The employees — some new and some returning — will help craft school attendance plans, contact families, and bring truant students back to class with the help of Newark police officers.

They have their work cut out for them: Nearly a quarter of students have already missed about two weeks or more of school since September, according to district officials.

In his drive to boost attendance, León also launched a back-to-school campaign last fall and eliminated some early-dismissal days when students tend to skip class. At a school board meeting Tuesday, León said those efforts have resulted in fewer “chronically absent” students who miss 10 percent or more of school days for any reason. So far this school year, 23 percent of students are chronically absent, down from 30.5 percent during the same period the previous school year, he said.

“Right now, we’re in a really, really good place,” León told the board. “Having hired these attendance officers will get us where we need to go.”

A long to-do list awaits the attendance workers, who will earn between $53,000 and $95,531, according to a district job posting. They will create daily attendance reports for schools, call or visit families of absent students, and make sure students who are frequently out of school start showing up on time.

They will also be tasked with enforcing the state’s truancy laws, which authorize attendance officers to arrest “habitually truant” students and allow their parents or guardians to be fined. Newark’s attendance counselors will gather evidence for potential legal actions, deliver legal notices to students’ homes, and appear in court “when required,” according to the job posting.

The district is also establishing a new “truancy task force” to track down truant students, as required by state law. The task force will include both district employees and police officers who will patrol the streets searching for truants to transport back to school.

The teams will be “going up and down every one of our corridors and getting kids in school,” León said Tuesday, adding that they will eventually be provided buses.

Criminal-justice reform advocates across the country have criticized state laws, like New Jersey’s, which criminalize truancy. As a result of such laws, parents can face fines or even jail time and students can be put on probation or removed from their homes. Meanwhile, a 2011 study found that truant students who faced legal action were more likely to earn lower grades and drop out of school than truant students who did not face those sanctions.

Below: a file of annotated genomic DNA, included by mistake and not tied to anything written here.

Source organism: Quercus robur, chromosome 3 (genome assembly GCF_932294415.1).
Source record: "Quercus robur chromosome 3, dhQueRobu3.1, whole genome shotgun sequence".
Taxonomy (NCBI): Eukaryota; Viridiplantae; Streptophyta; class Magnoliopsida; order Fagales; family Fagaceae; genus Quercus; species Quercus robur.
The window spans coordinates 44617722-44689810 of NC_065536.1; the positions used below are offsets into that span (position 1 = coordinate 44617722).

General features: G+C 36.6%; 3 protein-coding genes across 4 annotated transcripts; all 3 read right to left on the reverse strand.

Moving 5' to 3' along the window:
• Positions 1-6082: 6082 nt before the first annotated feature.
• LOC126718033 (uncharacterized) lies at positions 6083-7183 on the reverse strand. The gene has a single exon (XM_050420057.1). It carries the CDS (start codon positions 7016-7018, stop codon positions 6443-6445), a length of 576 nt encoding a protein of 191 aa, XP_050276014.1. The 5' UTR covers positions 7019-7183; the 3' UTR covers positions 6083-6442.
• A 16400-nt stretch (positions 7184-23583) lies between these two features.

While truancy laws may be on the books, districts have discretion in how they enforce them.

Peter Chen, a policy counsel for Advocates for Children of New Jersey, has studied absenteeism in Newark and said he did not know how the district’s new attendance workers would carry out the law. But he cautioned against “punitive strategies,” such as issuing court summonses or suspending frequently absent students, which can temporarily boost attendance but eventually drive students further away from school.

“Once the school is viewed as the enemy, as somebody who is out to get the student, it’s incredibly difficult to rebuild a trusting relationship,” he said. “And what we see time and again is that a trusting relationship between a school and a family or student is a critical component to building a school-wide attendance strategy that works.”

Superintendent León declined to be interviewed after Tuesday’s board meeting, saying he would answer written questions. As of Wednesday evening, he had not responded to those questions.

At the meeting, he did not rule out the possibility of the district’s truancy officers making arrests. But he said the police officers’ job was not to arrest truant students, only to protect the attendance workers.

“I need to make sure that any staff members that we hire are safe,” he said.

In 2013, then-Superintendent Cami Anderson laid off all 46 of the district’s attendance counselors. She attributed the decision to budget constraints and limited evidence that the counselors had improved attendance.

The district shifted the counselors’ responsibilities to school-based teams that included administrators, social workers, and teachers. Critics said the district was expecting schools to do more with less, and the Newark Teachers Union — which had represented the attendance counselors — fought the layoffs in court. An administrative law judge sided with the union, but then-State Education Commissioner David Hespe later overturned the decision.

León, who became superintendent in July, promised to promptly restore the attendance counselors. However, his plans were delayed by a legal requirement that the district first offer the new jobs to the laid-off counselors, some of whom had moved out of state. By the beginning of February, all the positions had been filled and, on Friday, León held a roughly 90-minute meeting with the new attendance team.

To create lasting attendance gains, experts advise schools to consider every aspect of what they do — their discipline policies, the emotional support they provide students, the quality of teaching, and the relationship between staffers and families. Simply outsourcing attendance to designated employees will not work, they warn.

Superintendent León appears to agree. In an interview last year, he said he expects all school employees to join in the work of improving attendance.